But the land that he saw with his eyes was during the 1970’s. I wish I had more time and I will have more time, to go back and travel and re-visit and really see the country more fully. But I think that what influenced me wasn’t necessarily about the religion, the colors, the textures, the beauty of the country. What influenced me the most was the poor India. I have never seen so much plastic and garbage in my life on the streets. I saw cows eating plastic on the street. The garbage and pollution is just growing and growing and it is insane. So this was my influence from this trip and I think I could never compare it to Grotowski’s trip during the 70s. But I can see how the trip to India changed him and influenced his life in theater.


Olek (photo © Pranav Mehta/St+ARTIndia)

BSA: Tell us about your sari. We don’t remember seeing you making one of those for yourself before.
OLEK: I bought a sari because I was invited to attend a wedding while I was in India and I wanted to feel appropriate. I probably don’t fit in most places but when I’m invited I like to pay respect to the local customs. So together with my assistant we went to the store full of saris and took in the whole experience. You buy a sari then you have to hire someone to put it on you and I loved it. From the beginning I told people that I wanted to wear a sari while working instead of wearing western fashions. People noticed how comfortable I was wearing a sari for the first time and when they remarked about that I told them I’m around so much fabric all the time that I can easily wear a sari.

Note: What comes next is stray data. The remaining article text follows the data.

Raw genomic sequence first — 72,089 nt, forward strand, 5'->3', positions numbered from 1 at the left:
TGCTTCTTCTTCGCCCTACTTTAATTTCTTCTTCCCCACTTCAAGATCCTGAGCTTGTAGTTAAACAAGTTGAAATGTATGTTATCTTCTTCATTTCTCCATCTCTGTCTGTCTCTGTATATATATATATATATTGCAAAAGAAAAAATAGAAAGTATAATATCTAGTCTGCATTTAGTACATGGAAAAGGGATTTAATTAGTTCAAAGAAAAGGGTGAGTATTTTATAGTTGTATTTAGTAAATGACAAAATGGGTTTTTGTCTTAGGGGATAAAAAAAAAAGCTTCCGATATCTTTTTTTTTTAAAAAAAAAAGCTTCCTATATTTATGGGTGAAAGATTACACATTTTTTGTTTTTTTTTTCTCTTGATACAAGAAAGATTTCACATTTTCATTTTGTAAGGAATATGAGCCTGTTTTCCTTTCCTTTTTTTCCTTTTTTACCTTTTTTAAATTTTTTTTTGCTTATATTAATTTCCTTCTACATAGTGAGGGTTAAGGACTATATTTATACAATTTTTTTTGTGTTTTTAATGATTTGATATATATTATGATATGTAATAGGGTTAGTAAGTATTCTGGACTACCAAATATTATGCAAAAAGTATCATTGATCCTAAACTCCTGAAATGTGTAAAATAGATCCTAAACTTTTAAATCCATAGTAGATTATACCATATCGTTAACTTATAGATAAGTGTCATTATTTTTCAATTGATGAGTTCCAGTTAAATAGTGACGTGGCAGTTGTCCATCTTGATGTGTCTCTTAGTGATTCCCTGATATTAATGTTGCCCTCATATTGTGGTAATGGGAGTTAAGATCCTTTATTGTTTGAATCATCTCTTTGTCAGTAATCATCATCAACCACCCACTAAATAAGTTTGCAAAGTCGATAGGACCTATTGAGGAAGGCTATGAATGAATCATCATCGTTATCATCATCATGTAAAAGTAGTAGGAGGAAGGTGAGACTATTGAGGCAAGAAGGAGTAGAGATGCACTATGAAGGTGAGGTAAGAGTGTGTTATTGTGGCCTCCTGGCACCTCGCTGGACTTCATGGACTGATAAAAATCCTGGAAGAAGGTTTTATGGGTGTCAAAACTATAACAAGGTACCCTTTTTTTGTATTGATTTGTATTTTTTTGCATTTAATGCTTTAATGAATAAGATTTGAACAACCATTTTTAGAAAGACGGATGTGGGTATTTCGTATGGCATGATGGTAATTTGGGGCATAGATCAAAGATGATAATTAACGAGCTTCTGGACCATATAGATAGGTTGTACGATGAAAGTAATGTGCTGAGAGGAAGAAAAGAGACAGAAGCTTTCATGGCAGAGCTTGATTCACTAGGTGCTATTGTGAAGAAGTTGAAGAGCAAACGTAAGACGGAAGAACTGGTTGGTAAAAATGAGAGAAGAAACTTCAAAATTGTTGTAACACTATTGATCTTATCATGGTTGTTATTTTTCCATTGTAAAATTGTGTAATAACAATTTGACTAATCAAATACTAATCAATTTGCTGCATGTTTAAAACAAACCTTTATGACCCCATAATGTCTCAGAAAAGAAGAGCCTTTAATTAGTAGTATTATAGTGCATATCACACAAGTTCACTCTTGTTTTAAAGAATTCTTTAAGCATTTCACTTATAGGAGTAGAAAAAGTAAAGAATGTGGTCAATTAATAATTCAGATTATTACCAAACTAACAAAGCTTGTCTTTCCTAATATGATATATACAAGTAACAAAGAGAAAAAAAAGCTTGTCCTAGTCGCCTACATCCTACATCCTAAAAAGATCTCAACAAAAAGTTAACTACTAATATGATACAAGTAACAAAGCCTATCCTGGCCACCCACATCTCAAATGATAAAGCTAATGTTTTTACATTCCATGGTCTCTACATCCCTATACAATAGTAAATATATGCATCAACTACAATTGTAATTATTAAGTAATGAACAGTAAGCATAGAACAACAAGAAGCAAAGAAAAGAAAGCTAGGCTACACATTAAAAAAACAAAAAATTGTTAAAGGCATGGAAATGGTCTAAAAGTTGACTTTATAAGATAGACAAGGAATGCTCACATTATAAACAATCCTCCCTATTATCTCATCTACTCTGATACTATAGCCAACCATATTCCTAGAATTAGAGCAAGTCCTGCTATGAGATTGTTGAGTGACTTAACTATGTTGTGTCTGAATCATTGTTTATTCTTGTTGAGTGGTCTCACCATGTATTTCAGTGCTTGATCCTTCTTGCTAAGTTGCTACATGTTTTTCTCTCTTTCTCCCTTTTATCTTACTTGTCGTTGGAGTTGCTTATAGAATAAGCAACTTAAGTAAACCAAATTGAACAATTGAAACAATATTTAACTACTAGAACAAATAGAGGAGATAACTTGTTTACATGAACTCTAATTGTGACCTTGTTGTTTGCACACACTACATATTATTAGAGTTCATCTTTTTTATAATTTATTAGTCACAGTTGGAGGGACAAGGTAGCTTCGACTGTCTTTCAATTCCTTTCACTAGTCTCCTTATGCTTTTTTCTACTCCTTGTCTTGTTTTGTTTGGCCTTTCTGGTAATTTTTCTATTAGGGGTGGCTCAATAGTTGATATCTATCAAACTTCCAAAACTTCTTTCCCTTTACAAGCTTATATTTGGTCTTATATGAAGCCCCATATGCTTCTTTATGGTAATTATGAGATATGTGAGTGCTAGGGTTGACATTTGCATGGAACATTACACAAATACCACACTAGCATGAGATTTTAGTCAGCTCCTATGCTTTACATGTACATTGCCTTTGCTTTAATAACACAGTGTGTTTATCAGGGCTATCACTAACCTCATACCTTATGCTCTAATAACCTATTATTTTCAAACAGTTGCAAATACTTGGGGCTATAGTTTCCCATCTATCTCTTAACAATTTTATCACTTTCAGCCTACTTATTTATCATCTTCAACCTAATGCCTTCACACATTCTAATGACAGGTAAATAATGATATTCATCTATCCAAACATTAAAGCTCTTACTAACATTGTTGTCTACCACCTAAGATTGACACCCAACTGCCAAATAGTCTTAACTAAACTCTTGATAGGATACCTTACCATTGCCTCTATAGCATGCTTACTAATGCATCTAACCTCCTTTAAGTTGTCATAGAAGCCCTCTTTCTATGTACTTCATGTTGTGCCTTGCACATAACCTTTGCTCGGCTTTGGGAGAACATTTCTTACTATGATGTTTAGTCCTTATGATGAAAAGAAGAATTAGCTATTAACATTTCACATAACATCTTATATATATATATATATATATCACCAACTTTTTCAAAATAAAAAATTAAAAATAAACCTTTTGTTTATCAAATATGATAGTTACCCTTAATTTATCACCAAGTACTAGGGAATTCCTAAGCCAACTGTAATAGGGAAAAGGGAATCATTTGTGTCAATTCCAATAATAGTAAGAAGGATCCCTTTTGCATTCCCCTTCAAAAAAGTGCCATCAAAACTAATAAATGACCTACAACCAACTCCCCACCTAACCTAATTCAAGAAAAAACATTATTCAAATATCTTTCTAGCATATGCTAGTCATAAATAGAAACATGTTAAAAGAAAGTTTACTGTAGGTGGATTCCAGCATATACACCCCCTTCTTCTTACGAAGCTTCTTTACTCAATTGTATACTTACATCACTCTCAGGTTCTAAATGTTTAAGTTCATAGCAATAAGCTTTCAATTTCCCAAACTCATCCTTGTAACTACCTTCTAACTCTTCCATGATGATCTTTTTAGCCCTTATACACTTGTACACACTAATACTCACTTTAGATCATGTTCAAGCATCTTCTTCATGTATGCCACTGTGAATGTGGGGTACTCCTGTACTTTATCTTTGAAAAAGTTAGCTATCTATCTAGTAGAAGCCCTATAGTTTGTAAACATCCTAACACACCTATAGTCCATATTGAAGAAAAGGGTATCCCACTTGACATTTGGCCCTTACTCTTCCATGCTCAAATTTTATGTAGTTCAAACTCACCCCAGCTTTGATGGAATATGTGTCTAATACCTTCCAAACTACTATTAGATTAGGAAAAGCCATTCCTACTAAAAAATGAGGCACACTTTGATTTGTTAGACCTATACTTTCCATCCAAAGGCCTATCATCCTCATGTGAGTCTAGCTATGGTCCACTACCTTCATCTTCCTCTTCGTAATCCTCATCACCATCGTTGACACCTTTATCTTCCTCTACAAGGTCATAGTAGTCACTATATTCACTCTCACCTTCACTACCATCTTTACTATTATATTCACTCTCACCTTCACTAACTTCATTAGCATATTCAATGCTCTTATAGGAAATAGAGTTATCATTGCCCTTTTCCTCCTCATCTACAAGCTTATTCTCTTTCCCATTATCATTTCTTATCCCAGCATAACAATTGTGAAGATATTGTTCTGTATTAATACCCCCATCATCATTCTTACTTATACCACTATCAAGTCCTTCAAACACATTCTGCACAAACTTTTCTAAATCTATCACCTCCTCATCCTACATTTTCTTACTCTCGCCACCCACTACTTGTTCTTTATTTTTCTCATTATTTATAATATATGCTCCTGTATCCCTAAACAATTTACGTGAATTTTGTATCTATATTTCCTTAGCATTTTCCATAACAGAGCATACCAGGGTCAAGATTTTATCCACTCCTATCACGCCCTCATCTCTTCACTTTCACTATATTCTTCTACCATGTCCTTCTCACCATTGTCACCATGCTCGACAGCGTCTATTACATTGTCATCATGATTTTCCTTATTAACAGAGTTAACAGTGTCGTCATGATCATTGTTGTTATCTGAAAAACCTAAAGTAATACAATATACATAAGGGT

Olek (photo © Pranav Mehta/St+ARTIndia)

It is interesting because to me a sari is a sexy dress. Your body is so exposed so it was confusing to me to see all the women wearing such a dress in such a conservative country. It is a very comfortable dress and nothing falls off of you. They pinned everything to keep it all in place. You go to get fitted and out of the same fabric a tailor makes the top and the underskirt and you can choose from many designs for the top. The tailor is not in the store where the sari is purchased. You have to leave and go someplace else for the fitting. But they can make it all in two hours. I loved seeing the women in India being very comfortable with their bodies. Women of all shapes and sizes wear the saris with the utmost comfort.